"But it meant certain things that I might say would be interpreted in a narrower way than I intended. And that's difficult if you're doing theatre or anything."
You're referring to reporters, I ask? "Always restricting, in a sense and I've always attempted to not be restricted by any label - a sectarian label or otherwise, you know."
And what about Price, did her tribe reject her for marrying a Protestant?
"No, not at all," he says. "No, I mean, when you say Protestant, I'm not a very self-conscious Protestant. In fact, I'm not baptised in any religion, okay."
This is as close to irritation as I sense in his voice, before he softens to a joke.
"So that makes it, 'Are you a Catholic atheist or a Protestant atheist?' I'm not baptised in any religion and I had no connection to loyalist politics."
Rea's father was a bus driver, his mother a housewife. He describes the world he grew up in during the 1950s as a time of brief liberation before the sectarian walls came down again in the late 1960s.
"I grew up in a mixed area, with mixed neighbours and mixed friends and my father drank - rather a lot - with both sides because it was that kind of place."
He studied English literature at Queen's University, Belfast, and drama at the Abbey Theatre School before progressing to the Royal Court in London, then the Old Vic and the National Theatre.
In 1980, he and Brian Friel set up Field Day Theatre Company, which toured Ireland and encouraged a new generation of playwrights. Rea says that his own favourite playwrights are Sam Shepard, Samuel Beckett and Harold Pinter, and, charmingly humble from an actor who could make claim to be one of the greatest of his generation, regards himself as "immensely fortunate" to have worked with them all.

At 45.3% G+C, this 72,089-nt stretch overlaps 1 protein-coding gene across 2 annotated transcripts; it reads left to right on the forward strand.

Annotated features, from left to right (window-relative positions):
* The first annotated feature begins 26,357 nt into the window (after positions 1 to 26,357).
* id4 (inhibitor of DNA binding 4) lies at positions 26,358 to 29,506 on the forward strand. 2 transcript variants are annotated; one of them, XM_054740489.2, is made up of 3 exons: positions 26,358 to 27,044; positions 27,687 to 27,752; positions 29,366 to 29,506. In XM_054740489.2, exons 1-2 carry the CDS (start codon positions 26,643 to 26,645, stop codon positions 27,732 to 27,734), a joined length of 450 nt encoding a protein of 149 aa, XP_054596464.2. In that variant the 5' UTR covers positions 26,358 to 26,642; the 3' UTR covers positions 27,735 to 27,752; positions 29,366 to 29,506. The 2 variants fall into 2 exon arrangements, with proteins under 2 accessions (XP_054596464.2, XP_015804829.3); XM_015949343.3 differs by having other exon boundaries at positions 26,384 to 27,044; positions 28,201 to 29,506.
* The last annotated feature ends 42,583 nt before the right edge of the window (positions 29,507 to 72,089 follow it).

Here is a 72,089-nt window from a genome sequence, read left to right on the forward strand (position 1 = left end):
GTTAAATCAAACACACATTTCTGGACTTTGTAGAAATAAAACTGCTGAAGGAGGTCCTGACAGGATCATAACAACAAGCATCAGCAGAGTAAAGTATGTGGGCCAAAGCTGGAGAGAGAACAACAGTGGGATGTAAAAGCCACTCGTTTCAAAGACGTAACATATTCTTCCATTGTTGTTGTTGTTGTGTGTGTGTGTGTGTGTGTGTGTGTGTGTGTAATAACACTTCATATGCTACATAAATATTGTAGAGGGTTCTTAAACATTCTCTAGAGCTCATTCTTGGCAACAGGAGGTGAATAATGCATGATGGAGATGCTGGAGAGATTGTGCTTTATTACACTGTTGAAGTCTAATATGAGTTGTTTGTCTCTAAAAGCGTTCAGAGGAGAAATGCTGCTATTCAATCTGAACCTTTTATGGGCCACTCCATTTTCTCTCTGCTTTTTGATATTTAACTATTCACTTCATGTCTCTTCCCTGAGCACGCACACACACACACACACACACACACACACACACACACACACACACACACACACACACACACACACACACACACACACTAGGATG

He reminisces about a night in 1976 after he opened at the Royal Court in Beckett's Endgame. "Harold [Pinter] was at the opening night and we'd all sat in [the designer] Jocelyn Herbert's house in Holland Park, with Beckett playing the piano," then hearing the note of wan nostalgia in his voice brings himself back down to Earth, "Oh, please."
Rea has, of course, worked in Hollywood many times, but has never been tempted to move there. He says: "Hollywood made me laugh, you know, because they believe in it all with such intensity and careers are built on awards ceremonies and I just found it hilarious. It's all razzmatazz. I don't understand it."
The rise and rise of the TV series and box sets has served him well. Indeed, if you look at the most intriguing dramas of the past couple of years, the thing that links them all is Rea: Dickensian, Hugo Blick's The Honourable Woman, War and Peace.
And it is for his role in Dickensian that Rea has been nominated for this year's Iftas, in the 'best lead actor in a drama' category. He is up against powerful opposition, however, in Colin Farrell (for True Detective), Aidan Turner (Poldark), Dara Deveney (An Klondike) and Barry Ward (Rebellion).
He lets drop that there is another Blick drama in the pipeline and a possible spin-off for his character Inspector Bucket. He rarely takes a holiday, so leapt at the opportunity to travel abroad on location to St Petersburg for War and Peace.
Is he a loner on location or does he socialise with the cast? "There was a very convivial cast in War and Peace."
He talks with great gusto about the talent of the young actors with whom he found himself working: "Tuppence Middleton, Jessie Buckley, Lily James, remarkable, and they seem to me to be better than the actors we were when we were that age. More confident, more intellectual assurance."
But wasn't there also something more vital about the time Rea was coming to acting in the 1960s? It wasn't just about building a film career and making money, something more was at stake.
He stops to consider whether things were better back then. "It was people who had experience of rock 'n' roll and wanted to dress that way and didn't want to be polite actors. We wanted to be artists, you know. That was the release of the Sixties. You were supposed to live."